Opinion - Politics

Payroll tax cuts won't stave off a recession, but these policies will

Jake Novak
Shoppers at a Target store in Culver City, California.
Mark Ralston | AFP | Getty Images

Whether you're still very confident about the economy or you've already started shoving cash under the mattress out of fear of a recession, let's talk about what can be done right now to make the currently strong U.S. economy even stronger.

We've heard a lot this week about the idea of a temporary payroll tax cut aimed at increasing consumer spending power to further stimulate the economy.

Now there's nothing wrong with letting Americans keep more of their money, but it's highly questionable that more spending power for salaried workers is the missing link to a more enduring economic expansion right now.

That's because America's consumers are already doing a yeoman's job when it comes to spending. The latest reports on June and July retail sales and overall consumer spending prove that. So do the latest earnings reports from Target and Walmart. America's long-running virtual full employment has its benefits.

Other possible plans aimed at higher-income Americans, like indexing capital gains to inflation, could potentially spur more investment and higher-end spending. But most of that idea is still too-closely focused on helping a sector of the economy that's already strong.

Here are two better ideas to get the economy moving even faster:

Make condo purchases easier

Throughout this long period of economic expansion, home prices have continued to rise, but actual home sales are in an undeniable slump. That's a trend that hurts sectors from real estate, to construction, to home improvement chains, to mortgage banking.

A big reason for that slump is the higher prices that continue to make millennials much less likely to buy a home than previous generations. But this generational divide gives the administration an opportunity to make a positive and swift impact by removing some of the barriers to getting a federally-backed home loan.

And the administration has already started to do one of those things. Last week it announced relaxed regulations that will make it easier to get Federal Housing Administration-backed financing for condos. Making more of those lower-priced condos eligible for federally backed mortgages is crucial because just getting millennials into the homebuying process at a lower price level raises the chances they'll eventually trade up to larger and more expensive homes. This is a move that has the potential to stimulate the economy immediately even as it pays dividends down the road.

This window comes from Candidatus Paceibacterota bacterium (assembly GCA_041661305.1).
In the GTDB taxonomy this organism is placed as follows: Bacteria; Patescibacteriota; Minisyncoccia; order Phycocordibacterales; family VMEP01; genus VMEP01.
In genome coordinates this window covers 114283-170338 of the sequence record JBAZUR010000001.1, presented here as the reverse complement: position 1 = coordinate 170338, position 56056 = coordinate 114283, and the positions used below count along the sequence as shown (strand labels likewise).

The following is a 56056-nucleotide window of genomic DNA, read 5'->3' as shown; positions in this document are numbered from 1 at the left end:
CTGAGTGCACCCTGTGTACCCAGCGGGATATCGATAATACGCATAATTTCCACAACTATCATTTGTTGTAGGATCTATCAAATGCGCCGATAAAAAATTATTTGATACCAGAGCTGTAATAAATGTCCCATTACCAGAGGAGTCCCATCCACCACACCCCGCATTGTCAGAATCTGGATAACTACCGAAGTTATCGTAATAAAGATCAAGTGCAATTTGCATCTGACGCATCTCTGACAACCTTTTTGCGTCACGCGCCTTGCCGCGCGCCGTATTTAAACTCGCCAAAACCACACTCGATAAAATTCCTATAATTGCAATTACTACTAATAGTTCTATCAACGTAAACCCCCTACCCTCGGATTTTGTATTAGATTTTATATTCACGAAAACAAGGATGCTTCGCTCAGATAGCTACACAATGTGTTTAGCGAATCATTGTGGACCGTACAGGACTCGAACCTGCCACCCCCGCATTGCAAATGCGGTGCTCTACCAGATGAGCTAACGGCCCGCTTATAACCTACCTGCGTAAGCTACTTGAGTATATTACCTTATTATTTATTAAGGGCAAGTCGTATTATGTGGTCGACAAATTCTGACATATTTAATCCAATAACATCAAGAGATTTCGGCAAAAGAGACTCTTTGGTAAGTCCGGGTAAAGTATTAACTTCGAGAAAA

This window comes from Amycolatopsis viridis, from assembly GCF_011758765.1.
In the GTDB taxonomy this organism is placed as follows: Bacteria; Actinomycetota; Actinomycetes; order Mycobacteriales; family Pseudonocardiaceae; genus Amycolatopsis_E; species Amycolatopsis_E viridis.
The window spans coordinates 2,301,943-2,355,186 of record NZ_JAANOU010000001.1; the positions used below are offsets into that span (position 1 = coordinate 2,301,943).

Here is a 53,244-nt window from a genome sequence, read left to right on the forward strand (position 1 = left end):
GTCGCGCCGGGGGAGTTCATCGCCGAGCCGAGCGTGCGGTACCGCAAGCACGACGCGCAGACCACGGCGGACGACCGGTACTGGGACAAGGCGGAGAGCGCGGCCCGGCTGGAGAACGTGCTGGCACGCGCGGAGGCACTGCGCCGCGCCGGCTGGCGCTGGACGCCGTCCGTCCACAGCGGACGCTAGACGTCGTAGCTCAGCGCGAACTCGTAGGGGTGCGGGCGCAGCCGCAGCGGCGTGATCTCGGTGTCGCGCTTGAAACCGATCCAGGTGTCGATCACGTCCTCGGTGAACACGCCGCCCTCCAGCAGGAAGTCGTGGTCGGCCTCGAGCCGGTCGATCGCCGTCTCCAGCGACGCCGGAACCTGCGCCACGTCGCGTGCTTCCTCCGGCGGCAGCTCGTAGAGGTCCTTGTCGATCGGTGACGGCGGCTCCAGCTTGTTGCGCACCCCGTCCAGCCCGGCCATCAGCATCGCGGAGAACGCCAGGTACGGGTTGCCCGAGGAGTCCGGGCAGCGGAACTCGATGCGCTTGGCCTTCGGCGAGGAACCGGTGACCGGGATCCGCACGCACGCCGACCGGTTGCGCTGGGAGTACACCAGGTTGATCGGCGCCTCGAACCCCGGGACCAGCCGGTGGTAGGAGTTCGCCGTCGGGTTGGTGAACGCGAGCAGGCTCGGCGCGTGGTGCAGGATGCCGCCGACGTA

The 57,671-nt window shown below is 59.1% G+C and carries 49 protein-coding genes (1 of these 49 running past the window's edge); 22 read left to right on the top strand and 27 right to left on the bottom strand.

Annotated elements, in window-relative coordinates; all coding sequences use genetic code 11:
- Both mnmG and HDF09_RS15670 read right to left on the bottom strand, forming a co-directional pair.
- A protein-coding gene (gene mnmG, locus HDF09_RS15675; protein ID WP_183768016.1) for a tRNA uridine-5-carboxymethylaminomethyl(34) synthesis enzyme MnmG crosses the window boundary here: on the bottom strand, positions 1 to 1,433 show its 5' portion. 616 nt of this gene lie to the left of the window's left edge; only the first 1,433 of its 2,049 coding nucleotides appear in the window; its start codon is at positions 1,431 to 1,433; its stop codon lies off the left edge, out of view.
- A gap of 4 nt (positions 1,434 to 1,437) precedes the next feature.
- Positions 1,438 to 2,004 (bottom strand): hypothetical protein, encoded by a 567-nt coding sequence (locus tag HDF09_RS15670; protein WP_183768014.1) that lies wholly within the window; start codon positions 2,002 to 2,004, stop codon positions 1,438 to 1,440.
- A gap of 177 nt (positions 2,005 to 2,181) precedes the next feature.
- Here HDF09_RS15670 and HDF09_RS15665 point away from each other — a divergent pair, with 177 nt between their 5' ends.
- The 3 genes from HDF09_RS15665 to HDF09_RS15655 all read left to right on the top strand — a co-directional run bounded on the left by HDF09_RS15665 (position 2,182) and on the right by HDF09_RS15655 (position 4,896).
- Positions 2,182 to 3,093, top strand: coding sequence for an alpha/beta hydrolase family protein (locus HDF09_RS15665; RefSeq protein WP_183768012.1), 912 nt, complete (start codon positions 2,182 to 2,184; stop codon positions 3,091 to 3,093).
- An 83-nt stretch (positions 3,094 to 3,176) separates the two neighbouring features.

But if the White House really wants to see a significant economic boost from stoking real estate sales numbers, it should lower the federal financing requirements on buying homes at all price and size levels. Now if that's setting off alarm bells in your head because such a policy could conceivably create another housing bubble, you're not wrong. Stimulus plans usually come with risks. But at least kicking real estate up a notch and pushing some millennials from renting to owning would come with a lot more immediate positives than a small bump in paychecks.

Cut spending – yes, cut

During recessions or when recession fears are looming, there are usually calls for the government to spend more on anything. But a better argument can be made right now that the Trump administration could do more to help the economy by cutting spending.

Read more: CBO expects deficit to grow more than projected

That might sound counterintuitive, but right now the federal government is spending more than ever. It's also running up massive new debts. At $3.7 trillion spent in just the last 10 months alone, Washington's massive footprint on the economy is clearly crowding out some other means of more organic growth.

Several academic studies show that countries with high levels of public debt shave off an average of 1.2 percentage points from their GDP. That's a classic supply side economic argument. But you don't need a Ph.D. to understand that the more the government spends, the more likely it is to waste money.

Of course, deciding where and how to cut is the tricky part that always comes with controversy. There are two controversial spending cut ideas the Trump administration has been floating, but they would have perhaps the most immediate stimulative effect on the economy.

The first is making good on the administration's plan to crack down on waste and return food stamp requirement levels to pre-Great Recession levels. Doing that should spur more lower-income Americans who are able to work or seek higher paying jobs to do so. That sounds harsh, but with the economy continuing to expand for so many months now, it's time to admit that massive entitlements and other welfare programs are likely holding labor participation rates down to some degree.

If slashing entitlements makes you queasy, another idea the administration has talked about is closing many of its foreign military bases. Shuttering them not only saves the government money, but bringing those troops back home to domestic bases would also bring back those soldiers' demand for housing and other goods and services that should increase domestic GDP.

There are many other spending plans to choose from where cutting that spending would likely help the economy quickly.

The Trump administration just has to stop talking about cutting and do it already. It will go a long way toward boosting GDP and putting a dent in recession dread.

Jake Novak is a political and economic analyst at Jake Novak News and former CNBC TV producer. You can follow him on Twitter @jakejakeny.

Here's what President Trump said about the payroll tax